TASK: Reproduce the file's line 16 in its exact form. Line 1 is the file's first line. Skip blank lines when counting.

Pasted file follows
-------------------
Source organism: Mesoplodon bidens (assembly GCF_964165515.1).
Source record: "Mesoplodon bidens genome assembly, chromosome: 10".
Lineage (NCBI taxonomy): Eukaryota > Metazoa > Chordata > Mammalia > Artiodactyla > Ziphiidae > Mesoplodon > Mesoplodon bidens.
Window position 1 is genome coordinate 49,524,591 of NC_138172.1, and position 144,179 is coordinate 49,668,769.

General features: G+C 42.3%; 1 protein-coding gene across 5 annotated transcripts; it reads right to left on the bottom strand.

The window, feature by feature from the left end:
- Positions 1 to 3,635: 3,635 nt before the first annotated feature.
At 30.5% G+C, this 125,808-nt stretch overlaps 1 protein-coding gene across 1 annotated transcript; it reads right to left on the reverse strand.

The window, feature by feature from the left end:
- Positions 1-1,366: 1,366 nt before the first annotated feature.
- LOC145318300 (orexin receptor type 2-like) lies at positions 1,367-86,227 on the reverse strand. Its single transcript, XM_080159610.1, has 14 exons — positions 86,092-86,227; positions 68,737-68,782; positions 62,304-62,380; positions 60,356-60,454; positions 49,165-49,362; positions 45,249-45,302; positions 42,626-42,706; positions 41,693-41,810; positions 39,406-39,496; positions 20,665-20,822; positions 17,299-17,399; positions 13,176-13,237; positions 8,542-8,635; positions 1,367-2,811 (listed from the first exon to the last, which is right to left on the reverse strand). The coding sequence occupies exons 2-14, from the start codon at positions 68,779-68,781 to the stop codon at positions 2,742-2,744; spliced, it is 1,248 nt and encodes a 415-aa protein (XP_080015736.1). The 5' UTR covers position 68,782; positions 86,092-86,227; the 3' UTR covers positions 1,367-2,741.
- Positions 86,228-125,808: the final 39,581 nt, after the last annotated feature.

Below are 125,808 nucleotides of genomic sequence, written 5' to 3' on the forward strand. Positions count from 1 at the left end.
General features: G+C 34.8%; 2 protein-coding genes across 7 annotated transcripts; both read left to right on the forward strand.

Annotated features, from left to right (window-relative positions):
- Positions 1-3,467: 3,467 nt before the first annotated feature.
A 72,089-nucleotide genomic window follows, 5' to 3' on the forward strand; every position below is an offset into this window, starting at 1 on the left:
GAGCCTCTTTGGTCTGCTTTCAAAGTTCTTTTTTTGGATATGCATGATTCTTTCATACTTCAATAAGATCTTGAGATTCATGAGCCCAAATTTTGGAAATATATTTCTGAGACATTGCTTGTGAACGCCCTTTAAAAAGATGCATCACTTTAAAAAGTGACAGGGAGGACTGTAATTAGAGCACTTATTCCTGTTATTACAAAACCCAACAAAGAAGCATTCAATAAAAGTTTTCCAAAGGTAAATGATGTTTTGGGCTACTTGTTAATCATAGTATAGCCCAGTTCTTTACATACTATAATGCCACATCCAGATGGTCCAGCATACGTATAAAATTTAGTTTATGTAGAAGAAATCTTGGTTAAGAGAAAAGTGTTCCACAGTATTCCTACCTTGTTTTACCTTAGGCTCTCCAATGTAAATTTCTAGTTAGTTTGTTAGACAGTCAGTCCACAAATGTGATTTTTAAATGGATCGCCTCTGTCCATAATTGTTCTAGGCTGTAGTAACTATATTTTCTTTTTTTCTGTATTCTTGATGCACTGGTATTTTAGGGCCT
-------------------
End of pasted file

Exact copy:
- Positions 1-3,467: 3,467 nt before the first annotated feature.